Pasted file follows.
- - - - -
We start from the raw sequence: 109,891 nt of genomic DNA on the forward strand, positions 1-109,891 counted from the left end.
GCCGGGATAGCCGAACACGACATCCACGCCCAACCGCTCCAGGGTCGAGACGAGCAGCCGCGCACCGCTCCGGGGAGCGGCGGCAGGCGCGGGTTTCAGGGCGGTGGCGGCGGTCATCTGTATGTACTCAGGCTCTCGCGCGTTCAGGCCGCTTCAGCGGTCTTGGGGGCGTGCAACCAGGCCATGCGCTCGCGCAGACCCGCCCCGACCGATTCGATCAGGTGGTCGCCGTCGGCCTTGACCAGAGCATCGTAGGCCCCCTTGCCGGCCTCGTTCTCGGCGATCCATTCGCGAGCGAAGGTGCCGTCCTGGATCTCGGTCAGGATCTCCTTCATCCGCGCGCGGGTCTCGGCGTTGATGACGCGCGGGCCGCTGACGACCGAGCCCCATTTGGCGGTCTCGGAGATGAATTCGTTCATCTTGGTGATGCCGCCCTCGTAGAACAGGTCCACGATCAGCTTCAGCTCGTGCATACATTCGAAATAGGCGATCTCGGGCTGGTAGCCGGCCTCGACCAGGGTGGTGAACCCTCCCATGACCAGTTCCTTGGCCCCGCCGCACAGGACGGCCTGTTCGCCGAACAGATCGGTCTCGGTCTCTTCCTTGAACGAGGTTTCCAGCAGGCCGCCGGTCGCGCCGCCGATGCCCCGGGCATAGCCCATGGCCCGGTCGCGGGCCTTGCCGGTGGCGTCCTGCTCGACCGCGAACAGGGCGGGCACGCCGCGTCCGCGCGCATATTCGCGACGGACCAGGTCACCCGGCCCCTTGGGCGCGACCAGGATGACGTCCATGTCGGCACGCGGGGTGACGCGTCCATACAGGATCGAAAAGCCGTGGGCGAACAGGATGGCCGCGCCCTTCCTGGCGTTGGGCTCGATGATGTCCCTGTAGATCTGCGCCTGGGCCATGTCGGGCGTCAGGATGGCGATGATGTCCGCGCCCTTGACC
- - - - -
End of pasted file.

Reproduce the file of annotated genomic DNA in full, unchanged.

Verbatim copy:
We start from the raw sequence: 109,891 nt of genomic DNA on the forward strand, positions 1-109,891 counted from the left end.
GCCGGGATAGCCGAACACGACATCCACGCCCAACCGCTCCAGGGTCGAGACGAGCAGCCGCGCACCGCTCCGGGGAGCGGCGGCAGGCGCGGGTTTCAGGGCGGTGGCGGCGGTCATCTGTATGTACTCAGGCTCTCGCGCGTTCAGGCCGCTTCAGCGGTCTTGGGGGCGTGCAACCAGGCCATGCGCTCGCGCAGACCCGCCCCGACCGATTCGATCAGGTGGTCGCCGTCGGCCTTGACCAGAGCATCGTAGGCCCCCTTGCCGGCCTCGTTCTCGGCGATCCATTCGCGAGCGAAGGTGCCGTCCTGGATCTCGGTCAGGATCTCCTTCATCCGCGCGCGGGTCTCGGCGTTGATGACGCGCGGGCCGCTGACGACCGAGCCCCATTTGGCGGTCTCGGAGATGAATTCGTTCATCTTGGTGATGCCGCCCTCGTAGAACAGGTCCACGATCAGCTTCAGCTCGTGCATACATTCGAAATAGGCGATCTCGGGCTGGTAGCCGGCCTCGACCAGGGTGGTGAACCCTCCCATGACCAGTTCCTTGGCCCCGCCGCACAGGACGGCCTGTTCGCCGAACAGATCGGTCTCGGTCTCTTCCTTGAACGAGGTTTCCAGCAGGCCGCCGGTCGCGCCGCCGATGCCCCGGGCATAGCCCATGGCCCGGTCGCGGGCCTTGCCGGTGGCGTCCTGCTCGACCGCGAACAGGGCGGGCACGCCGCGTCCGCGCGCATATTCGCGACGGACCAGGTCACCCGGCCCCTTGGGCGCGACCAGGATGACGTCCATGTCGGCACGCGGGGTGACGCGTCCATACAGGATCGAAAAGCCGTGGGCGAACAGGATGGCCGCGCCCTTCCTGGCGTTGGGCTCGATGATGTCCCTGTAGATCTGCGCCTGGGCCATGTCGGGCGTCAGGATGGCGATGATGTCCGCGCCCTTGACC